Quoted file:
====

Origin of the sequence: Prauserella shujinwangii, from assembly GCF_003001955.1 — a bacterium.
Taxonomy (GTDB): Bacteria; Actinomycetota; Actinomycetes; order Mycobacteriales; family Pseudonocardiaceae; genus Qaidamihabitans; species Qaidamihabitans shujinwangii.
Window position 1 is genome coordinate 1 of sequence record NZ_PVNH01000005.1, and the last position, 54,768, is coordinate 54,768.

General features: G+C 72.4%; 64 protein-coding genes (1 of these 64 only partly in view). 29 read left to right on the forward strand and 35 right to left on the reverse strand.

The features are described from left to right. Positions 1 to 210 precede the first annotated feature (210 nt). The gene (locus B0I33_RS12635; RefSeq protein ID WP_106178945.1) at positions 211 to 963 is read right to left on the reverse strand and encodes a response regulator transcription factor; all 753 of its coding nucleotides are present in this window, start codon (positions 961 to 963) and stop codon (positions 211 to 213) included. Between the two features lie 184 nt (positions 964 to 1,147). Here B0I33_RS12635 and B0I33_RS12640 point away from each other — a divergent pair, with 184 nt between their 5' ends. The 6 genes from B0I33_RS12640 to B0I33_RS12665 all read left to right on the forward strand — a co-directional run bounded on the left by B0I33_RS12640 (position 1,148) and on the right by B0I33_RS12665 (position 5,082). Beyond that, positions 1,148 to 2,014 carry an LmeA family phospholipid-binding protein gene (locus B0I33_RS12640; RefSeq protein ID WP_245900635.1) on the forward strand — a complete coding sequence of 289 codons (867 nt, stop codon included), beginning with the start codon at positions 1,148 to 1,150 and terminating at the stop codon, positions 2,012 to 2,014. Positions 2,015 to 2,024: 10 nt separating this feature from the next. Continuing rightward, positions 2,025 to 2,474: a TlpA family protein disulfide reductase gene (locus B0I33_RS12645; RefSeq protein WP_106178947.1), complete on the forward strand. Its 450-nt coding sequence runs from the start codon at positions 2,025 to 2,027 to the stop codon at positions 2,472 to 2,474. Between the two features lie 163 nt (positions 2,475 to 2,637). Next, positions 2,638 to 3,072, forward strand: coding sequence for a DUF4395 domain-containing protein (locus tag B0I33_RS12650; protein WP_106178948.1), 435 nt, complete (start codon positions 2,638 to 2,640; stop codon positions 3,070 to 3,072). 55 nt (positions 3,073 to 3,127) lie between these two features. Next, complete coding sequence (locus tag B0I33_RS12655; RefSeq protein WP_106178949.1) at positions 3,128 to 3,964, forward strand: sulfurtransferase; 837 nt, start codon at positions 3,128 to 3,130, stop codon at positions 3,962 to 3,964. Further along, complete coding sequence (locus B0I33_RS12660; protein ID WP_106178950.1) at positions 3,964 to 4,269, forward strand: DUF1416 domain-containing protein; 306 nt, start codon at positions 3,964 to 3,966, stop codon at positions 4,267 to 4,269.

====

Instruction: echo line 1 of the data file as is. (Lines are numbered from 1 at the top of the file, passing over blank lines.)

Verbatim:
Origin of the sequence: Prauserella shujinwangii, from assembly GCF_003001955.1 — a bacterium.